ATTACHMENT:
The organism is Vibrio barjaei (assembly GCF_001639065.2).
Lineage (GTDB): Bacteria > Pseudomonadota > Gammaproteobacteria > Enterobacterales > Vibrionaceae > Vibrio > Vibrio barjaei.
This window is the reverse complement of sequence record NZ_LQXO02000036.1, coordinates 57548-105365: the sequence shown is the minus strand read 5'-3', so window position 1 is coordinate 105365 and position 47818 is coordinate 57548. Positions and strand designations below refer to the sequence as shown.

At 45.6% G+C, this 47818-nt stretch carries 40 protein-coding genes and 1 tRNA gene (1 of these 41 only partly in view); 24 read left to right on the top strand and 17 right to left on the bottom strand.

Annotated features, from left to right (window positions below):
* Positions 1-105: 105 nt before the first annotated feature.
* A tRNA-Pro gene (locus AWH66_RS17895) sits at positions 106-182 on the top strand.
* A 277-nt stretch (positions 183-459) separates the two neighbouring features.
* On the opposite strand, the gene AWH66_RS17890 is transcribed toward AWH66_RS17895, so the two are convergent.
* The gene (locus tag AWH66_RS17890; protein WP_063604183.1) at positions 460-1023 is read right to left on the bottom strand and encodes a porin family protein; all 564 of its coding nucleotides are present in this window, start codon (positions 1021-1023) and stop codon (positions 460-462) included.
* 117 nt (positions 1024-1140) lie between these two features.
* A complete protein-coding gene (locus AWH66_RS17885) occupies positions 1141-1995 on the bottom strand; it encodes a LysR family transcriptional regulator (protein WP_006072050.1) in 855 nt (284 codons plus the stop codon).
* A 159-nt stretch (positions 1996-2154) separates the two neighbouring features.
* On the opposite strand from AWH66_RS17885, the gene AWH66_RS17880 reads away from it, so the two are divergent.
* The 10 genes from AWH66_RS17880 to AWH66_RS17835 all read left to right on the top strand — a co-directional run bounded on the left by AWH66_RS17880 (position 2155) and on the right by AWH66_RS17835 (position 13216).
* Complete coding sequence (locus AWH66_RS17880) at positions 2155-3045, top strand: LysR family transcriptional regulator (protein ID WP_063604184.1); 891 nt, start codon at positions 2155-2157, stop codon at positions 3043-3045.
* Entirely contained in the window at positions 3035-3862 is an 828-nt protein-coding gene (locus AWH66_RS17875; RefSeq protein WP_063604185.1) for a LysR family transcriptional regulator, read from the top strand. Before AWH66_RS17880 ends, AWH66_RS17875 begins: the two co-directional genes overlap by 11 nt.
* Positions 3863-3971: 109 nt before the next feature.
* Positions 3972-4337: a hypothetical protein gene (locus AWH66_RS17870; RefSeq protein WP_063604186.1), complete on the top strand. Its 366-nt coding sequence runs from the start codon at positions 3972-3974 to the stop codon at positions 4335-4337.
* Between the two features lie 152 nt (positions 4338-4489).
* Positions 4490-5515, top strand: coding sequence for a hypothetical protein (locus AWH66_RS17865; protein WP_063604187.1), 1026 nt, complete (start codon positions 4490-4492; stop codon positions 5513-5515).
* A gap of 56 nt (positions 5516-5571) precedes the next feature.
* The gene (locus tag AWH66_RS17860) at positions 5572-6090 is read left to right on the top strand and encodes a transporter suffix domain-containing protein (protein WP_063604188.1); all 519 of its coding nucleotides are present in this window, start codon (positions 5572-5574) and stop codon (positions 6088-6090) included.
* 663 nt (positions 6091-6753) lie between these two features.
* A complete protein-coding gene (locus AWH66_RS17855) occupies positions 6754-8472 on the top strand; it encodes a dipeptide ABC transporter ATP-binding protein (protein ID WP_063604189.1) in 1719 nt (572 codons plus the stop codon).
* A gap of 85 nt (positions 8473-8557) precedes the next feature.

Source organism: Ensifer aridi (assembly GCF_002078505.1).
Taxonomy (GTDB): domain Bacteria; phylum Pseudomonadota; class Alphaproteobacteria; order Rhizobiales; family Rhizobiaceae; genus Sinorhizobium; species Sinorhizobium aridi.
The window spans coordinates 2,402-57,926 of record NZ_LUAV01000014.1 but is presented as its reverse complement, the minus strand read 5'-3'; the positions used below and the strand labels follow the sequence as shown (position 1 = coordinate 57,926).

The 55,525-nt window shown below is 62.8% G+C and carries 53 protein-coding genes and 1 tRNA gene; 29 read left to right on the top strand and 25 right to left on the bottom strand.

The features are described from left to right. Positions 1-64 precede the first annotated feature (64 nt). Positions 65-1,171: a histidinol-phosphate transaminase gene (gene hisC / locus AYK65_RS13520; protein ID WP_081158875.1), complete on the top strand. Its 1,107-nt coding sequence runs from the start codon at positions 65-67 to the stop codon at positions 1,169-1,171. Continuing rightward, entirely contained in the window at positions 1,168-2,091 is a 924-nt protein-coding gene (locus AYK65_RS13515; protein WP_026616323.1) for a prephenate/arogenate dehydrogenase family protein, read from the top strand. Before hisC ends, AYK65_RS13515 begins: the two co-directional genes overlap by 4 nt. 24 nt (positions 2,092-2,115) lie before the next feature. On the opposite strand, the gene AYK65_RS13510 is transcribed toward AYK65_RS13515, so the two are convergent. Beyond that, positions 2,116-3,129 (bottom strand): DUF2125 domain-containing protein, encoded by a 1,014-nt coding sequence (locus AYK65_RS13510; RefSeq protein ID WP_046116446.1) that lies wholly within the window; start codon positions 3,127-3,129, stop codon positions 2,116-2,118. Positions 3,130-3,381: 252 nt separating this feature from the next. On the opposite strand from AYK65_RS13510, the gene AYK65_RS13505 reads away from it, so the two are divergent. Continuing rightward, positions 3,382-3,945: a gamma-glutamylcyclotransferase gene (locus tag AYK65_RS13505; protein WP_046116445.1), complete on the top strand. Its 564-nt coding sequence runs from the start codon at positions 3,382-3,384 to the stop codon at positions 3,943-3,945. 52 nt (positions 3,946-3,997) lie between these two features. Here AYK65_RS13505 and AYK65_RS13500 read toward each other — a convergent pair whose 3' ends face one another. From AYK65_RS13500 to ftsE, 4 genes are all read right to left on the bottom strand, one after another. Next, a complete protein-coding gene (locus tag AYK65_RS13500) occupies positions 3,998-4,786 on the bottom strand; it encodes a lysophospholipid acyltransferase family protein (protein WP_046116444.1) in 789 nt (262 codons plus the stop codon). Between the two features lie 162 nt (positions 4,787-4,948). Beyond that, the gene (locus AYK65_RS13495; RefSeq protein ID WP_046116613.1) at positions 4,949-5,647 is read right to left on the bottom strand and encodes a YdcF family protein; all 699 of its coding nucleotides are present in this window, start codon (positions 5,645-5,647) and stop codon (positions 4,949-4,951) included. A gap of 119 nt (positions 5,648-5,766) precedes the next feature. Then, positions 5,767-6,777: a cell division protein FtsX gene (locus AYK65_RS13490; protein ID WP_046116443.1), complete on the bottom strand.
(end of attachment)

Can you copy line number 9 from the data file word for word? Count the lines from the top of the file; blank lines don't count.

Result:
* On the opposite strand, the gene AWH66_RS17890 is transcribed toward AWH66_RS17895, so the two are convergent.